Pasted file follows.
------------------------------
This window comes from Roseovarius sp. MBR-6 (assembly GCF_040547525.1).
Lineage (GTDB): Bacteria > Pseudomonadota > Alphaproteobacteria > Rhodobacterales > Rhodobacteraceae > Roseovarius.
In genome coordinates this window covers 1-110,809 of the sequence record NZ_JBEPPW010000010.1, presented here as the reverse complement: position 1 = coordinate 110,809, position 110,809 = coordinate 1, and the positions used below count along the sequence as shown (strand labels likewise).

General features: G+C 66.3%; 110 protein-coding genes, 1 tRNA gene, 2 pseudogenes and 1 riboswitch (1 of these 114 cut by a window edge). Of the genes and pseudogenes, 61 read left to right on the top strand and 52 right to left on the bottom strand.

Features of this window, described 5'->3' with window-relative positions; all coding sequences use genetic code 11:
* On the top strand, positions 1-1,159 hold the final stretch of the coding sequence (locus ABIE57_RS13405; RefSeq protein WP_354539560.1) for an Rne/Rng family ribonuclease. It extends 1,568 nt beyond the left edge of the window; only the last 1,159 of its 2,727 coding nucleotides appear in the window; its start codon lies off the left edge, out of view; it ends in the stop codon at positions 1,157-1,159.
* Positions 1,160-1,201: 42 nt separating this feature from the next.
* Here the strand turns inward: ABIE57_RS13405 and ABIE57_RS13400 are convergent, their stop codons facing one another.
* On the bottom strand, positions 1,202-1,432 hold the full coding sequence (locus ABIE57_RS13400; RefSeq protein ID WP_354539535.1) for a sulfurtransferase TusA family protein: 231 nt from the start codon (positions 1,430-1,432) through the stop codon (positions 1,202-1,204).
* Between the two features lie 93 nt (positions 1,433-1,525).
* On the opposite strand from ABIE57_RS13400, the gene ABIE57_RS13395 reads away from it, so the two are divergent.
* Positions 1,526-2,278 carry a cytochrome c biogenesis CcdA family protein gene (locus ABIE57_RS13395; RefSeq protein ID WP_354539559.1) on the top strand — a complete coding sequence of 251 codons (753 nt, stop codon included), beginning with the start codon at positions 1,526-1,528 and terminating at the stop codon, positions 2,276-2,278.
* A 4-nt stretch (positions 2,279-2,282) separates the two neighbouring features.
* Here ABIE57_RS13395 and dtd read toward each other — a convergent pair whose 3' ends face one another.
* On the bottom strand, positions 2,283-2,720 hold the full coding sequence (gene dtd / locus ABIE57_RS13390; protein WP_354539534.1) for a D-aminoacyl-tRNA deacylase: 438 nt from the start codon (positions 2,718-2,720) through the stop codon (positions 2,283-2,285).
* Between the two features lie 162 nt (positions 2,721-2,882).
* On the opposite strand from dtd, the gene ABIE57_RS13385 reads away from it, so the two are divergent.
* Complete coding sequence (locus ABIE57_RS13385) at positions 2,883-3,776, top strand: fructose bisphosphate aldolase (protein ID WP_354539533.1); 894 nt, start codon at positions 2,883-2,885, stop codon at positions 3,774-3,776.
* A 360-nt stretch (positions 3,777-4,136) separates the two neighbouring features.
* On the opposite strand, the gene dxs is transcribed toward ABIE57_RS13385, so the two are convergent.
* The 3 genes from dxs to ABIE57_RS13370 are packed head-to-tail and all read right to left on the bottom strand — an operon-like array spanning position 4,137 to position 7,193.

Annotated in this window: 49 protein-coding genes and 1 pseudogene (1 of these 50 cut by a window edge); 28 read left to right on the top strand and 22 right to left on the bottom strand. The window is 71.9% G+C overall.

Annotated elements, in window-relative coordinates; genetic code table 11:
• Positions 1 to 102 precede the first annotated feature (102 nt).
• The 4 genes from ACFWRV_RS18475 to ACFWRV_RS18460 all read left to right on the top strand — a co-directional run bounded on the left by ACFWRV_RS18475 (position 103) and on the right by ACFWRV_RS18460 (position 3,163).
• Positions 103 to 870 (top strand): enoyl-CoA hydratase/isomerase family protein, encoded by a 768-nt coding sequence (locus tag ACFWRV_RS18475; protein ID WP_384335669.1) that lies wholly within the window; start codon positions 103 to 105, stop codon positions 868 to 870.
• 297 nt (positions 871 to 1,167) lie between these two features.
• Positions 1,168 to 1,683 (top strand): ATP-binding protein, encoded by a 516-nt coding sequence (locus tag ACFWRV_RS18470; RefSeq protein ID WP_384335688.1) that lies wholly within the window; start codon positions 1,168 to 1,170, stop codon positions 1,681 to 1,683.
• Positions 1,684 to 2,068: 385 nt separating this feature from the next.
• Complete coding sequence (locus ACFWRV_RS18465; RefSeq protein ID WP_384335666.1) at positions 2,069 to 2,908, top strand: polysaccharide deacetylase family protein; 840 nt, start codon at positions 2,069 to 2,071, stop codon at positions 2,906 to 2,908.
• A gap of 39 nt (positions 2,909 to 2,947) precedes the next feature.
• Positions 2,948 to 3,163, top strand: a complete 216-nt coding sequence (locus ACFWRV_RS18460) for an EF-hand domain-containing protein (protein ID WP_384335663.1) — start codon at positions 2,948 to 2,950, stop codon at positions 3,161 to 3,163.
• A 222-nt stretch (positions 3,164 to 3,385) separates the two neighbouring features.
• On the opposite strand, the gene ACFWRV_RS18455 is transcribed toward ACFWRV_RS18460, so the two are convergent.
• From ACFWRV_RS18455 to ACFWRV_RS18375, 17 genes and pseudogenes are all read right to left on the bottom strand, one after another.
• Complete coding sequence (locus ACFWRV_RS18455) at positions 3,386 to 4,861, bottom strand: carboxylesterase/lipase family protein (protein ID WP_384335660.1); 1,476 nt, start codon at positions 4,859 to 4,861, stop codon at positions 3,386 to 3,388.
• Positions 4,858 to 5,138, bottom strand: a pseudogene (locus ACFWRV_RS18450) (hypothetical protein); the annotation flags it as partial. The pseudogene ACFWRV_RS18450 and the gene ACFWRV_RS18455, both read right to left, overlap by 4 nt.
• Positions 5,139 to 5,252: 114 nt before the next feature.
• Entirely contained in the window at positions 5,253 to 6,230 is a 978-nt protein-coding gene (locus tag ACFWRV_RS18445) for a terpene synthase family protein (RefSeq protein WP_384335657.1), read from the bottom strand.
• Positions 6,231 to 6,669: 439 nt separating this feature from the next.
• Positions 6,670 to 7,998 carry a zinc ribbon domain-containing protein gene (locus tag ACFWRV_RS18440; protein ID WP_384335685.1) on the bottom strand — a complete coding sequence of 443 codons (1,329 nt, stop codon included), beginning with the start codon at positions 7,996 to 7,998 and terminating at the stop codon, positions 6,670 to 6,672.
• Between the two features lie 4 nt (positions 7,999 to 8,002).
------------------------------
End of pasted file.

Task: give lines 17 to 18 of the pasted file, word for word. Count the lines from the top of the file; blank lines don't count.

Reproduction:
* On the opposite strand from dtd, the gene ABIE57_RS13385 reads away from it, so the two are divergent.
* Complete coding sequence (locus ABIE57_RS13385) at positions 2,883-3,776, top strand: fructose bisphosphate aldolase (protein ID WP_354539533.1); 894 nt, start codon at positions 2,883-2,885, stop codon at positions 3,774-3,776.